Continued from part I here.
Anton Bruckner: Sinfonie Nr. 4 – Günter Wand – Berliner Philharmoniker
The 4th Big B as some call him, Bruckner had to be on my list.
The album I’m recommending nicely enough is a collection of all his relevant symphonies, but I’d really like to focus on Symphony no. 4, my first love, and still my preferred Bruckner symphony.
I’ve written about it previously, and am not going to repeat the entire blog post. As I mentioned there, I’m not listening to Bruckner that much any more, my taste has moved on from the romantic period to much more Mozart and especially Bach, but my Essential Album list couldn’t be complete without Symphony No. 4. Even if I listen to it only a couple of times per year, the broad symphonic sound will always remain close to my heart.
There is especially one part in the first movement, that really give me goose bumps (for 10 other tracks doing the same, check out this blog post), it is a little part that connects two larger sections of the movement, and on the Wand album mentioned here, from 9:48 to 11:02, and has a beauty from out of this world.
Chopin: Nocturnes – Moravec
Finally moving away from the letter B, my first Chopin album. Chopin to me is one of the absolute masters of the piano to me. You’ll notice that I haven’t mentioned any Beethoven piano sonata, as much as I love them, Chopin is still closer to my heart.
And if you only have to have one Chopin album, it should be Moravec’s legendary Nocturnes. Already, to me the Nocturnes are quintessential Chopin, and nobody plays them better than Ivan Moravec.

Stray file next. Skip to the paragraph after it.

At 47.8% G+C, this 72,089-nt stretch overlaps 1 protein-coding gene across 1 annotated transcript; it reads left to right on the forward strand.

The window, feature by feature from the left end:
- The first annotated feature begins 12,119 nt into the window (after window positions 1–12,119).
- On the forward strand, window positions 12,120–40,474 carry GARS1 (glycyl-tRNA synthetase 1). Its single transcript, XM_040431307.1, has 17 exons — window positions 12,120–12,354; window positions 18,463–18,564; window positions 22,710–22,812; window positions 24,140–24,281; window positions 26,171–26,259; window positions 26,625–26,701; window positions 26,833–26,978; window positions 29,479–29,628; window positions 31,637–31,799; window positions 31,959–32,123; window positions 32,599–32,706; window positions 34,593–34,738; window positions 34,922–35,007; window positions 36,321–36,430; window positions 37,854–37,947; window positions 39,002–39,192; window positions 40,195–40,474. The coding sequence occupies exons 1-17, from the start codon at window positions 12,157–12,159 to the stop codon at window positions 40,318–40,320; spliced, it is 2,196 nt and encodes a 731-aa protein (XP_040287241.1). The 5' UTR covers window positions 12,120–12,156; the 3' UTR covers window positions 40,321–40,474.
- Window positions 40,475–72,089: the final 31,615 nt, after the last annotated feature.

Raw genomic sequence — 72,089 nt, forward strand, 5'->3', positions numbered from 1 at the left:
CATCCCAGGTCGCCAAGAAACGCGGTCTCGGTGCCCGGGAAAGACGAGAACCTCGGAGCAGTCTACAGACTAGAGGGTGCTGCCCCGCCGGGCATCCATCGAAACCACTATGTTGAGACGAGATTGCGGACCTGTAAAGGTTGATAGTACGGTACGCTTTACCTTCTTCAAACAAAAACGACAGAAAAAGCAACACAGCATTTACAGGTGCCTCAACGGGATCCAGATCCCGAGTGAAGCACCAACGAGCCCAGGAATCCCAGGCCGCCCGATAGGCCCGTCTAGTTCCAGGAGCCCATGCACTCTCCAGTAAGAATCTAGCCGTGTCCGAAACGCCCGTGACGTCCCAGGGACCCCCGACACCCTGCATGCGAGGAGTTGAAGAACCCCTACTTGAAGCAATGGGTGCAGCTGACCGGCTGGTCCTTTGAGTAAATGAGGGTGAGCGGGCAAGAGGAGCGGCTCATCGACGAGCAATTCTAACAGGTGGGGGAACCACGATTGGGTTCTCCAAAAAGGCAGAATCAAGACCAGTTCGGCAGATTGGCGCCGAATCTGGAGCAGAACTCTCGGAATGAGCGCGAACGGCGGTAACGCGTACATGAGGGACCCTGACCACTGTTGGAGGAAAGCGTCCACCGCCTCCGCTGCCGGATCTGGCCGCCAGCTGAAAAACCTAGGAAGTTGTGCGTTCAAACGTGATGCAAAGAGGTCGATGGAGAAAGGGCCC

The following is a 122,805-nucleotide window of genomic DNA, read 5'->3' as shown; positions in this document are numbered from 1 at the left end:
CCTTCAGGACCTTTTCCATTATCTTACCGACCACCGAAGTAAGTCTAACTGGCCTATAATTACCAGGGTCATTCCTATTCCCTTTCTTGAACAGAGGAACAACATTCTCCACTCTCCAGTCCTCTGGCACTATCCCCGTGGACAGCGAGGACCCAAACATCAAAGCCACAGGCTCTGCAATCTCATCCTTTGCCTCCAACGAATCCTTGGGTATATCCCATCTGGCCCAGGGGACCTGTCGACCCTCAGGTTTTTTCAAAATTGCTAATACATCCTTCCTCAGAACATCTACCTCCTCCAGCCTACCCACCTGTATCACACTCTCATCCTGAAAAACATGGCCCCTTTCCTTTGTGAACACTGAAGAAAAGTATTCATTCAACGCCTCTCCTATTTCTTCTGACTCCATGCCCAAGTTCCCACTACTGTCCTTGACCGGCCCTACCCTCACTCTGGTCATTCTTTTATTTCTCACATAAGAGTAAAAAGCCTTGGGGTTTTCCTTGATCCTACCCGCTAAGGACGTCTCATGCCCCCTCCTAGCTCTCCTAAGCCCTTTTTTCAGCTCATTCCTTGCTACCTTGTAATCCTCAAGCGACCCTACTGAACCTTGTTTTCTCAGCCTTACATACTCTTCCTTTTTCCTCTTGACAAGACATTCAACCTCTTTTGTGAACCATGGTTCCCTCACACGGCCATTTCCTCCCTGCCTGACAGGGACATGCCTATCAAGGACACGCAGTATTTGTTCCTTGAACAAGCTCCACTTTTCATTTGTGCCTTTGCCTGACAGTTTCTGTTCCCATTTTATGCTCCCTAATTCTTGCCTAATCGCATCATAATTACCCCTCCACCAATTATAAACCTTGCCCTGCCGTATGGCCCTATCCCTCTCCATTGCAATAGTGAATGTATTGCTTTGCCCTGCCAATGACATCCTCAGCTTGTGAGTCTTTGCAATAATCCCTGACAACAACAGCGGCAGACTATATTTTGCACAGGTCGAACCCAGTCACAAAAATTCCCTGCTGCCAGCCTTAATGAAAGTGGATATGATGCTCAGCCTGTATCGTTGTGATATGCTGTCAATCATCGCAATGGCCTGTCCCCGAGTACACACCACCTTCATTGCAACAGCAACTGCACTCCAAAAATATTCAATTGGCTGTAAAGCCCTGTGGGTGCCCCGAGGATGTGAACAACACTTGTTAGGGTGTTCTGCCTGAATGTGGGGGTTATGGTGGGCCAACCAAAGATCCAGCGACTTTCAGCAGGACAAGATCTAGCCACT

Not surprisingly, Moravec also shows up in my Top 10 Classical Pianists.
Chopin: Preludes – Blechacz
Another Chopin album, another pianist I already featured in my Top 10 pianists. At least you cannot call me inconsistent.
Obviously, there are many other pieces you could get from Chopin, the Etudes (Pollini), the piano concertos, Benjamin Grosvenor’s beautiful albums, etc. etc.
But really, the Nocturnes and Preludes should be in everybody’s music library.
Mendelssohn: Violin Concerto – Janine Jansen
Skipping quite a lot of letters of the alphabet, and with this really good composers like Berlioz, Debussy, Dvořák, Fauré, Händel, Haydn (although I was close in adding his Cello concertos), Grieg, Mahler, all of which have composed great music and that I’ll write or have written about. But none of these composers have made it on my, again, extremely subjective list of “essential”, i.e. something I really wouldn’t want to live without. I know, we can discuss this endlessly, but I had to make a choice, and here we go.
So finally an album and piece that I haven’t written about yet.